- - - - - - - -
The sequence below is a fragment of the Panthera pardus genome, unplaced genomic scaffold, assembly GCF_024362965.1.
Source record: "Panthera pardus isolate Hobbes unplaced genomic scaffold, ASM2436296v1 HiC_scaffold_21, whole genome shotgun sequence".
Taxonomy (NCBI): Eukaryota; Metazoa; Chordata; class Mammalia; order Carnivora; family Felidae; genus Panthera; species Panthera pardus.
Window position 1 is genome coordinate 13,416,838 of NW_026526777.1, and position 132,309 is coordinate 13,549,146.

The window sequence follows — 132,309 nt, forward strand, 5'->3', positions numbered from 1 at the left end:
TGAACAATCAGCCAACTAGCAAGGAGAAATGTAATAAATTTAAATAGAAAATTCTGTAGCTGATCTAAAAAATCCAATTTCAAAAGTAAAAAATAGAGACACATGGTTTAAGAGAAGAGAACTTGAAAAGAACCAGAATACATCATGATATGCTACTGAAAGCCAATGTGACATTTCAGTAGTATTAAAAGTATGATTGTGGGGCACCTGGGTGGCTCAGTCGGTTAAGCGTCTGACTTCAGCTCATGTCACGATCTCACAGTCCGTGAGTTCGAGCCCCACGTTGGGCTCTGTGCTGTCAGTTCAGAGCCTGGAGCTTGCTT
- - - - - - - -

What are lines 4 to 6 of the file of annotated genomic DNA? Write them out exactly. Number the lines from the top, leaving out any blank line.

Window position 1 is genome coordinate 13,416,838 of NW_026526777.1, and position 132,309 is coordinate 13,549,146.

The window sequence follows — 132,309 nt, forward strand, 5'->3', positions numbered from 1 at the left end:
TGAACAATCAGCCAACTAGCAAGGAGAAATGTAATAAATTTAAATAGAAAATTCTGTAGCTGATCTAAAAAATCCAATTTCAAAAGTAAAAAATAGAGACACATGGTTTAAGAGAAGAGAACTTGAAAAGAACCAGAATACATCATGATATGCTACTGAAAGCCAATGTGACATTTCAGTAGTATTAAAAGTATGATTGTGGGGCACCTGGGTGGCTCAGTCGGTTAAGCGTCTGACTTCAGCTCATGTCACGATCTCACAGTCCGTGAGTTCGAGCCCCACGTTGGGCTCTGTGCTGTCAGTTCAGAGCCTGGAGCTTGCTT